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Input Specificity and Global Sourcing

  • Galina A. Schwartz
  • Ari Van Assche
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    This paper investigates the role of productivity on a firm's organizational choice. We expand Antràs and Helpman (2004) by allowing heterogeneous firms to choose between adopting specific and generic inputs. In input-intensive industries, firms face a trade-off between the lower productivity of generic inputs and the reduced hold-up friction of generic outsourcing. We demonstrate that the hold-up friction under generic outsourcing increases with a firm's productivity. This implies that: (i) high productivity firms choose ideal outsourcing to the South, (ii) medium productivity firms choose generic outsourcing to the South, (iii) low productivity firms choose generic outsourcing to the North. Cet article étudie le rôle de la productivité sur les choix organisationnels des entreprises. Nous élargissons l'étude d'Antràs et Helpman (2004) en permettant aux entreprises hétérogènes de choisir entre l'adoption d'intrants spécifiques ou génériques. Au sein des industries caractérisées par une forte utilisation d'intrants, les entreprises font face à un compromis entre une productivité réduite liée aux intrants génériques et un problème de hold-up moindre découlant de l'impartition générique. Nous démontrons que le problème de hold-up lié à l'impartition générique augmente selon la productivité d'une entreprise. Ce qui implique que : les entreprises dont le taux de productivité est élevé choisissent l'impartition optimale au Sud, (ii) les entreprises dont le taux de productivité est moyen choisissent l'impartition générique au Sud, (iii) les entreprises dont le taux de productivité est bas choisissent l'impartition générique au Nord.

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    File URL: http://www.cirano.qc.ca/files/publications/2006s-02.pdf
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    Paper provided by CIRANO in its series CIRANO Working Papers with number 2006s-02.

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    Length: 31 pages
    Date of creation: 01 Feb 2006
    Date of revision:
    Handle: RePEc:cir:cirwor:2006s-02
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    1. Melitz, Marc J, 2002. "The Impact of Trade on Intra-Industry Reallocations and Aggregate Industry Productivity," CEPR Discussion Papers 3381, C.E.P.R. Discussion Papers.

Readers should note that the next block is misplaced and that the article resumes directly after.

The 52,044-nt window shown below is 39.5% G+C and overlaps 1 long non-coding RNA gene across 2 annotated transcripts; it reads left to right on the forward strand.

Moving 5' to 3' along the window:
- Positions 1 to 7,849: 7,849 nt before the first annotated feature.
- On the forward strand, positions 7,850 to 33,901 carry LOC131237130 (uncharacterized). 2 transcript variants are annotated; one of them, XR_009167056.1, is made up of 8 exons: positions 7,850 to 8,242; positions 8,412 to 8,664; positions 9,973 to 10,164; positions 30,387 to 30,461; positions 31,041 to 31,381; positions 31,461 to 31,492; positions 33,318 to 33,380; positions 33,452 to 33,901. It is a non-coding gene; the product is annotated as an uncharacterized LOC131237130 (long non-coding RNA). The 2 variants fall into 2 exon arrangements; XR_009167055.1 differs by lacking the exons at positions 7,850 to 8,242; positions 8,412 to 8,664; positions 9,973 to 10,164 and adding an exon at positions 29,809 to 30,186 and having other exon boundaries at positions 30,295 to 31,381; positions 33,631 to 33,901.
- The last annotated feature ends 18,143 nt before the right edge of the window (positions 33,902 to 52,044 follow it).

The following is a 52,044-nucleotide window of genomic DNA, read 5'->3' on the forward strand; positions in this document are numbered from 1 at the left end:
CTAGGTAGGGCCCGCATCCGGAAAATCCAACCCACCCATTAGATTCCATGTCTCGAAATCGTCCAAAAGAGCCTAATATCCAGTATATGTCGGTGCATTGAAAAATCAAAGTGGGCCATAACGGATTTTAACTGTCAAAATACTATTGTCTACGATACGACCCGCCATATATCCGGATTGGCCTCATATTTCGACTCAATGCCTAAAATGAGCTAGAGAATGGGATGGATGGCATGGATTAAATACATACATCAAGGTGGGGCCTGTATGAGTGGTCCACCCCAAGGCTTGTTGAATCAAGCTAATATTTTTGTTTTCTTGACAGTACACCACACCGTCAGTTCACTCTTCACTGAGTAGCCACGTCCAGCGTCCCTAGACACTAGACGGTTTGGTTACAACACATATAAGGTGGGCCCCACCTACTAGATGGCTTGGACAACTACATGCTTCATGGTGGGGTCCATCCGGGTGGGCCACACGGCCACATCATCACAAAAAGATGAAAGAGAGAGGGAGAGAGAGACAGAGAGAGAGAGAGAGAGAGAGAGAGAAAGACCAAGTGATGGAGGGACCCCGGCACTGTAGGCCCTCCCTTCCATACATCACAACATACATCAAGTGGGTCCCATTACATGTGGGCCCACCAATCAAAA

2. Barbara Spencer, 2005. "International outsourcing and incomplete contracts," Canadian Journal of Economics, Canadian Economics Association, vol. 38(4), pages 1107-1135, November.
    3. Nathan Nunn, 2005. "Relationship Specificity, Incomplete Contracts and the Pattern of Trade," International Trade 0512018, EconWPA.
    4. Antràs, Pol & Helpman, Elhanan, 2004. "Global Sourcing," CEPR Discussion Papers 4170, C.E.P.R. Discussion Papers.
    5. Oliver Hart & Sanford Grossman, 1985. "The Costs and Benefits of Ownership: A Theory of Vertical and Lateral Integration," Working papers 372, Massachusetts Institute of Technology (MIT), Department of Economics.
    6. Tomiura, Eiichi, 2005. "Foreign outsourcing and firm-level characteristics: Evidence from Japanese manufacturers," Journal of the Japanese and International Economies, Elsevier, vol. 19(2), pages 255-271, June.
    7. Robert C. Feenstra & Barbara J. Spencer, 2005. "Contractual Versus Generic Outsourcing: The Role of Proximity," NBER Working Papers 11885, National Bureau of Economic Research, Inc.
    8. Gene M. Grossman & Elhanan Helpman & Adam Szeidl, 2005. "Complementarities between Outsourcing and Foreign Sourcing," American Economic Review, American Economic Association, vol. 95(2), pages 19-24, May.
    9. Gene M. Grossman & Elhanan Helpman, 2002. "Integration Versus Outsourcing In Industry Equilibrium," The Quarterly Journal of Economics, MIT Press, vol. 117(1), pages 85-120, February.
    10. repec:hrv:faseco:4784029 is not listed on IDEAS
    11. Oliver Hart & John Moore, 1988. "Property Rights and the Nature of the Firm," Working papers 495, Massachusetts Institute of Technology (MIT), Department of Economics.
    12. repec:rus:hseeco:122439 is not listed on IDEAS
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